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Saturday, July 9, 2011
Author Interview: Kristina Wright
Whipped Cream is pleased to welcome Kristina Wright, author and editor whose latest work, Dream Lover was released in May from Cleis Press.
Kristina’s erotica and erotic romance fiction has appeared in over eighty print anthologies and she received the Golden Heart Award for Romantic Suspense from Romance Writers of America for her first novel Dangerous Curves. She is a book reviewer for the Erotica Readers and Writers Association and the book club moderator for SexIs Magazine’s Naked Reader Book Club at EdenFantasys.com. She also holds degrees in English and Humanities and teaches English Composition and World Mythology at the community college level. She is living and writing happily ever after in Virginia with her family.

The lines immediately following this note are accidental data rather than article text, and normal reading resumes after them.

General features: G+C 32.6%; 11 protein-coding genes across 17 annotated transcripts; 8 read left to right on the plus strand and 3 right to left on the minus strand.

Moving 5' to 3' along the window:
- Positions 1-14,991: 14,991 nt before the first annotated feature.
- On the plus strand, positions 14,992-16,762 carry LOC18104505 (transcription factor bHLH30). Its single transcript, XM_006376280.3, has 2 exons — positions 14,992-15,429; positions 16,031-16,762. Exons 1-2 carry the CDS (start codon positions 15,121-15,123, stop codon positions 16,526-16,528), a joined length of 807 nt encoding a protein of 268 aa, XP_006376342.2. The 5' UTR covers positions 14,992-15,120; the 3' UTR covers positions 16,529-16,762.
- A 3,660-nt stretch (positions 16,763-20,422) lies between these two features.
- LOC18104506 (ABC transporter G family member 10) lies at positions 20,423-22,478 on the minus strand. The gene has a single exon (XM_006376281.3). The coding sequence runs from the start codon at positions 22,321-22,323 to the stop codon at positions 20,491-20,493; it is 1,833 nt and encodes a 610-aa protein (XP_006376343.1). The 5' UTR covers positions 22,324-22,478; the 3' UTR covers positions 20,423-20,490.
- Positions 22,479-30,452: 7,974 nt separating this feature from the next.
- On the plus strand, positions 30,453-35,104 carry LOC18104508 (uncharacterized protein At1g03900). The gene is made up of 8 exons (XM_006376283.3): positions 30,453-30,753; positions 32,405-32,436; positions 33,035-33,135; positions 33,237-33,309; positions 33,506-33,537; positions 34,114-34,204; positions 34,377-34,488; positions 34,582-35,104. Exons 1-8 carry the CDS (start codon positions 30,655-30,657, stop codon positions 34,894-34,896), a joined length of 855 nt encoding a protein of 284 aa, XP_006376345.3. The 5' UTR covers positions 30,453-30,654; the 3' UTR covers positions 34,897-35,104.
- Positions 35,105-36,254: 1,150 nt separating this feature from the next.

I asked her how she personally distinguished between erotica, erotic romance, and pornography.
"Sex is at the heart of both erotica and erotic romance, but erotica may or may not center around a romantic relationship. The relationship is what drives the plot of erotic romance. Porn is one of those knee-jerk words used to insult or ridicule something sexual, whether it's a book, film or photograph. What is one woman's porn is another woman's erotic romance. Erotica is more than physical. Yes, it's about sex, but it's not about body parts. Good erotica is a mindfuck. There doesn't need to be any actual sex for a story to be erotic. The description of a kiss can be erotic; an intimate conversation in a crowded room can be erotica; anticipation is erotic!"